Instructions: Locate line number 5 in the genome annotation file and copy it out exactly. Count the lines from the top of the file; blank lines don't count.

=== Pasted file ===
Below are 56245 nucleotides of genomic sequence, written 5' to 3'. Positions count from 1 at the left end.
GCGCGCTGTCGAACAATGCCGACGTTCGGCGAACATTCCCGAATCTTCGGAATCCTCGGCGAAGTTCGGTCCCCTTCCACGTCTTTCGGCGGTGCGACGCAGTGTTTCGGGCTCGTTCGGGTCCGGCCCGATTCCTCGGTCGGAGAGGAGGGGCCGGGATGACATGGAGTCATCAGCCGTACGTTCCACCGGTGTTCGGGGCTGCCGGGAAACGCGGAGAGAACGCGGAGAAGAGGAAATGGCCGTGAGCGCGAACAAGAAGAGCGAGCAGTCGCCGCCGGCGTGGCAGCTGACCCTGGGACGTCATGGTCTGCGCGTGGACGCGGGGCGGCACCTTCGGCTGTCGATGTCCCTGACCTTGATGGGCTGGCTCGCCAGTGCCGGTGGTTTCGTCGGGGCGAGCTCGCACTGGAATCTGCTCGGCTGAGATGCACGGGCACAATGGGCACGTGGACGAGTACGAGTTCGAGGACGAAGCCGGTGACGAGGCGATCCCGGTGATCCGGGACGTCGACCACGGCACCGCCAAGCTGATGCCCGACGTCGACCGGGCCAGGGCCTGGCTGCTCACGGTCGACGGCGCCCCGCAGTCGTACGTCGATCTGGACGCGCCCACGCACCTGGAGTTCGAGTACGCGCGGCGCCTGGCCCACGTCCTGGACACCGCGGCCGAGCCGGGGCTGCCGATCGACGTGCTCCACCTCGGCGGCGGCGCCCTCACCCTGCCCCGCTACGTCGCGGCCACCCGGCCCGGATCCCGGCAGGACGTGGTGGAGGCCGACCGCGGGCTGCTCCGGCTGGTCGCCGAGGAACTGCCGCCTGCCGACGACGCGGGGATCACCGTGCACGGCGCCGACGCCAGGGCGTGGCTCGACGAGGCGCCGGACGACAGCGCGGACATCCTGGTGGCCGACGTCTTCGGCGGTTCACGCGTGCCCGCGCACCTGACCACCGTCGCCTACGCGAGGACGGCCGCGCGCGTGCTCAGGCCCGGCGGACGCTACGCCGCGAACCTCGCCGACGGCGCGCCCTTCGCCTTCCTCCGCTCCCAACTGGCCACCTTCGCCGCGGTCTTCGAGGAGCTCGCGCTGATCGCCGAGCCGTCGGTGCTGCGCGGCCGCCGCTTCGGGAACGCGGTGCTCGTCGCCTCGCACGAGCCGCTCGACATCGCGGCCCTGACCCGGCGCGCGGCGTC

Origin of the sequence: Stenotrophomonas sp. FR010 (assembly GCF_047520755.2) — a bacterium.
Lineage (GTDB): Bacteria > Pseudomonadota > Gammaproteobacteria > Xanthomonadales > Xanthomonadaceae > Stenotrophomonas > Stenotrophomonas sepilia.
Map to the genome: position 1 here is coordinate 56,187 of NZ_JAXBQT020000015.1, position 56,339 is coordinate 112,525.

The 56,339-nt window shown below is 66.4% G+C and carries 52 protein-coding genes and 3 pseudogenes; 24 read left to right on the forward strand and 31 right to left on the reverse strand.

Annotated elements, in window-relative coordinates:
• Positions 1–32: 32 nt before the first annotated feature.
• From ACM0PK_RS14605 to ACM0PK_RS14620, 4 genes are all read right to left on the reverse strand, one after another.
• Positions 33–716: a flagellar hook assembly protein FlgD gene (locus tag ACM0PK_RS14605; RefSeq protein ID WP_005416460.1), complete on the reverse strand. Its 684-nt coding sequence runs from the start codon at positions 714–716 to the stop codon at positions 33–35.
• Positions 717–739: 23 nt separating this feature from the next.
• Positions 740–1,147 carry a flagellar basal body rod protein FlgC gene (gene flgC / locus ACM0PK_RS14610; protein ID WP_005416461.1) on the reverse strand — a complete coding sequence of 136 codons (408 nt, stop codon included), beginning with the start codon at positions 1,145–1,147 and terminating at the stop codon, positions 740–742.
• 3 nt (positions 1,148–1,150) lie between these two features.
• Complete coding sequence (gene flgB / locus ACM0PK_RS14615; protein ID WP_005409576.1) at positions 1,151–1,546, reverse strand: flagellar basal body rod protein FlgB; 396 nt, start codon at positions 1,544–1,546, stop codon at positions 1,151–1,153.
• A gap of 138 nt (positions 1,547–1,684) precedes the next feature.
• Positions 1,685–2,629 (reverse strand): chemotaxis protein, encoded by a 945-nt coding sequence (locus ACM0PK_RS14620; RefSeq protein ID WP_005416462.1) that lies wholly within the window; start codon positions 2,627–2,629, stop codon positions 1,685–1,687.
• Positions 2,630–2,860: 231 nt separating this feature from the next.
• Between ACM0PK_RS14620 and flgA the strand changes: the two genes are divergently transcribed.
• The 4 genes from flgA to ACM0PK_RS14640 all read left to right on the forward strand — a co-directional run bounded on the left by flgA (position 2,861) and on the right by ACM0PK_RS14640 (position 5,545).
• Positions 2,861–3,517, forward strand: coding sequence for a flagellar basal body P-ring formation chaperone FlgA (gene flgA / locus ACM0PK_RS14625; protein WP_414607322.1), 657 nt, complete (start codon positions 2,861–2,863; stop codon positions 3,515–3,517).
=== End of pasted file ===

Map to the genome: position 1 here is coordinate 56,187 of NZ_JAXBQT020000015.1, position 56,339 is coordinate 112,525.